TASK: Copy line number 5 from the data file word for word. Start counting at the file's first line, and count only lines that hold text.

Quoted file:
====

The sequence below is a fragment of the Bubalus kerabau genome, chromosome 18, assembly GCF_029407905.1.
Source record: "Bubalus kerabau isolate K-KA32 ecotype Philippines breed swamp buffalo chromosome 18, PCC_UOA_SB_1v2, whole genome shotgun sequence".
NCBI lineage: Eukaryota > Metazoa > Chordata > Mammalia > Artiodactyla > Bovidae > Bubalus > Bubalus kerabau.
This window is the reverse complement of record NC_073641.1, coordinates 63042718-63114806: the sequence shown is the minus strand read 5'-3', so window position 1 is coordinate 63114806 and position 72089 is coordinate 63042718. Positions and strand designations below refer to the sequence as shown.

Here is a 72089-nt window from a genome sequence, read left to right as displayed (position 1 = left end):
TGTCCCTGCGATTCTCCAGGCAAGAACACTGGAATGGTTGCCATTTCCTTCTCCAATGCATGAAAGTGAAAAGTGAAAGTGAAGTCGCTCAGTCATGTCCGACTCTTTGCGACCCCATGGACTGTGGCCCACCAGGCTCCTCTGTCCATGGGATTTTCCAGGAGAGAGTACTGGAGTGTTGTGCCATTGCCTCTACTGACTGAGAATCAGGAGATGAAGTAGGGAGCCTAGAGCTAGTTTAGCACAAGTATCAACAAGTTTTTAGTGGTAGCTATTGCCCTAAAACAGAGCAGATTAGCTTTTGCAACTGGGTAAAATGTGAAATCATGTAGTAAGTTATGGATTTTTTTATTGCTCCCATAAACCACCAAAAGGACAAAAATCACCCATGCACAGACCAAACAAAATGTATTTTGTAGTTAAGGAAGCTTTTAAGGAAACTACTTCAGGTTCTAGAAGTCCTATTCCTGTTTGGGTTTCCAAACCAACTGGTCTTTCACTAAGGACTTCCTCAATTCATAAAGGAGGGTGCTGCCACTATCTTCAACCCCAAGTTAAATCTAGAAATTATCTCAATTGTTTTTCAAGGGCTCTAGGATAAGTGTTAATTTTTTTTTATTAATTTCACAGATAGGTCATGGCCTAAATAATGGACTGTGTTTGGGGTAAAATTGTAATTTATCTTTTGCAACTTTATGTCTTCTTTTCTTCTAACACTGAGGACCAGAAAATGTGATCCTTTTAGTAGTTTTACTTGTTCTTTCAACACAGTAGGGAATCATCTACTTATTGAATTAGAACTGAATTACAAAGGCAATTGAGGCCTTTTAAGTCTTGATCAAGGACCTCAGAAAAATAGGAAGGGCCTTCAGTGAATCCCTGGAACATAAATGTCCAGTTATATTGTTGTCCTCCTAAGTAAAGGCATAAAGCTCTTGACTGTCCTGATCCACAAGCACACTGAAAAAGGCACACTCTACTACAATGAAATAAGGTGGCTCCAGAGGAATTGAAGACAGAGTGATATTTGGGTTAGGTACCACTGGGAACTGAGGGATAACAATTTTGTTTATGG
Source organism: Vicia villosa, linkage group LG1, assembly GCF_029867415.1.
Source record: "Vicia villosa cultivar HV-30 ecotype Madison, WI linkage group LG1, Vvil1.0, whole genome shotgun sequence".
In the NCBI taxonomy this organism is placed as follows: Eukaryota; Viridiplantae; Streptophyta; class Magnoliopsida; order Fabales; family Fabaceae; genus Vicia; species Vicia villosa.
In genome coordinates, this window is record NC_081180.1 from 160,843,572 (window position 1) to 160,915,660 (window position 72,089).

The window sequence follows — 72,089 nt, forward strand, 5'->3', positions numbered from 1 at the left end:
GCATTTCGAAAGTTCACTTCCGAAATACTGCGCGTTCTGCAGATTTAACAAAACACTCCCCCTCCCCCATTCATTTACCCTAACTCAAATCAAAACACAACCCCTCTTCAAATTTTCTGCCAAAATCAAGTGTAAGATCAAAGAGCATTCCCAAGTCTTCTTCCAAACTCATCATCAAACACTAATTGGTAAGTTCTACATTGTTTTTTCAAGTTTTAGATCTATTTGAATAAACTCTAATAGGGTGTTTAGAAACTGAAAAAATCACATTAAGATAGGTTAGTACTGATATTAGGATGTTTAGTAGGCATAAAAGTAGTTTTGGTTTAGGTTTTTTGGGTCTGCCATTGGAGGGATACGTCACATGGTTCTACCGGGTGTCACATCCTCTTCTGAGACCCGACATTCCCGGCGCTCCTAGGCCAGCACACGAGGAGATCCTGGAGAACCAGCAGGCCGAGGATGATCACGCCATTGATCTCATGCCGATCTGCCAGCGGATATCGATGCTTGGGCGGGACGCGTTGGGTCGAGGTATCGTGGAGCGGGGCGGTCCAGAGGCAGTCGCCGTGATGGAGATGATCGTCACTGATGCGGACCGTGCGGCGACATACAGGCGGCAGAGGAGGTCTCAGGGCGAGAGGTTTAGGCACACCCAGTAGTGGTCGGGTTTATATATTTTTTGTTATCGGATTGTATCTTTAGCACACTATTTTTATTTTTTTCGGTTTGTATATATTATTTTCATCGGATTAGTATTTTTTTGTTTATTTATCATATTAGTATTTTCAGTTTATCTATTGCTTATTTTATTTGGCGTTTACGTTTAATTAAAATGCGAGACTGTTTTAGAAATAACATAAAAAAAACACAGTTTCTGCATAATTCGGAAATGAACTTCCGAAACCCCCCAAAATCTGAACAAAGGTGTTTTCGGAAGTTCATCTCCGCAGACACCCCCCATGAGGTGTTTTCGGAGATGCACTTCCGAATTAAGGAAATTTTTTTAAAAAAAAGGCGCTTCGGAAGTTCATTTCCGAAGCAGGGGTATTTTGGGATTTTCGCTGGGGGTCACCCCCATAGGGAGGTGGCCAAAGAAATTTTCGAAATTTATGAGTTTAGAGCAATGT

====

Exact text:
Here is a 72089-nt window from a genome sequence, read left to right as displayed (position 1 = left end):